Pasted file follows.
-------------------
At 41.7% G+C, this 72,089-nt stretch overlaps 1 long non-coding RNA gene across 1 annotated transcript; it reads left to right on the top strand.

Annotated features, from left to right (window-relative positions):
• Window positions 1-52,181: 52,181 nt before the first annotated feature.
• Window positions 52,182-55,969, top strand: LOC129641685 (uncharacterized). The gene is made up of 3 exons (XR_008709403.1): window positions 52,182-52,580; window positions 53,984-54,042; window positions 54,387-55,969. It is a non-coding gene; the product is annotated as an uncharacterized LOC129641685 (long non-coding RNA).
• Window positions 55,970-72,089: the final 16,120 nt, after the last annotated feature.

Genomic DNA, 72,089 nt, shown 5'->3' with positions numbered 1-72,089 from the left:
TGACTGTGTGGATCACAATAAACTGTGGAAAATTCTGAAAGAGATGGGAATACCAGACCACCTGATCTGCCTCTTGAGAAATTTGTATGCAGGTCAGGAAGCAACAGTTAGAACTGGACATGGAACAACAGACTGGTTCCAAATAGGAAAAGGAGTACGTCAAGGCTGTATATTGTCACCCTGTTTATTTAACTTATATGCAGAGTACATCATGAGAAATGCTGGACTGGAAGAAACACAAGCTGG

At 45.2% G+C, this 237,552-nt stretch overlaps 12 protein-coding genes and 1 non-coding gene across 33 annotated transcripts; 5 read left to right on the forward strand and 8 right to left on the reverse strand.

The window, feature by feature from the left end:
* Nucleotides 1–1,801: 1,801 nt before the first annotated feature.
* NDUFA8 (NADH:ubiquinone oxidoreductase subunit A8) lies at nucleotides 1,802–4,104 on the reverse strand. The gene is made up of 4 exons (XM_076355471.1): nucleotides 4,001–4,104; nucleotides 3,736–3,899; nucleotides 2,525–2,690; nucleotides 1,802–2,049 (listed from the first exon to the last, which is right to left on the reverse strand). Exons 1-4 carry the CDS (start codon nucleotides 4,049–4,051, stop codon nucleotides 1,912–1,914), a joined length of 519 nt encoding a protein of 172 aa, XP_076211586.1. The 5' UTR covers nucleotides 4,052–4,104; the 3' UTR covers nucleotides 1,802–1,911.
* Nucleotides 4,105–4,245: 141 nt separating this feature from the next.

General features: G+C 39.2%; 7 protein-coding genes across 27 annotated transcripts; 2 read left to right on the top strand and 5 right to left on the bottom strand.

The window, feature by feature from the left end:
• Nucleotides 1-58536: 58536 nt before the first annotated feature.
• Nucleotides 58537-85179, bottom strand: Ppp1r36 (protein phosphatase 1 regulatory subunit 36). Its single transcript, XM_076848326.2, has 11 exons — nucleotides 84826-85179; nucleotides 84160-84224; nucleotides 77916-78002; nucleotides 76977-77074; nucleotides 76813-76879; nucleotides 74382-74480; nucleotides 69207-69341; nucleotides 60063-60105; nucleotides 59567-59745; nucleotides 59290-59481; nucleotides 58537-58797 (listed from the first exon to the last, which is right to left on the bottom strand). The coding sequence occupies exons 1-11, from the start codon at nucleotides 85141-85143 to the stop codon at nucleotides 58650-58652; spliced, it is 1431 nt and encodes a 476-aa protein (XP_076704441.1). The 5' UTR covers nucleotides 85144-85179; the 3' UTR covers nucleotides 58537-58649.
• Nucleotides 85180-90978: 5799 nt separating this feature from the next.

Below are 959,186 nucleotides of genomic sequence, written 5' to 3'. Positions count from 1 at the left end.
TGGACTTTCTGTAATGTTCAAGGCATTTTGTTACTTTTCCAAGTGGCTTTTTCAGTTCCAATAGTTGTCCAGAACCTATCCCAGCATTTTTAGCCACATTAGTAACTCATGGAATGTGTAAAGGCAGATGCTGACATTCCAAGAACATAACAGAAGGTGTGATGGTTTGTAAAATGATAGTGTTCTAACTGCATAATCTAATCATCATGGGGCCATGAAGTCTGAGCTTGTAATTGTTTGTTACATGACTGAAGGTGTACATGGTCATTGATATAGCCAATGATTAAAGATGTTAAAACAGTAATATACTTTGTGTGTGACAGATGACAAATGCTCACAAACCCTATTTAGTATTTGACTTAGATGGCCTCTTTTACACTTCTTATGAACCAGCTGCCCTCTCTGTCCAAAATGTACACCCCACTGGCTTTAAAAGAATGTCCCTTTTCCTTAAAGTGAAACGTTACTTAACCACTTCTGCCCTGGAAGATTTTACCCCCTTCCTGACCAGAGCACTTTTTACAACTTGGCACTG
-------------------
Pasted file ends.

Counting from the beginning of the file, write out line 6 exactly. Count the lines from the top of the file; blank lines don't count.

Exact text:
Genomic DNA, 72,089 nt, shown 5'->3' with positions numbered 1-72,089 from the left: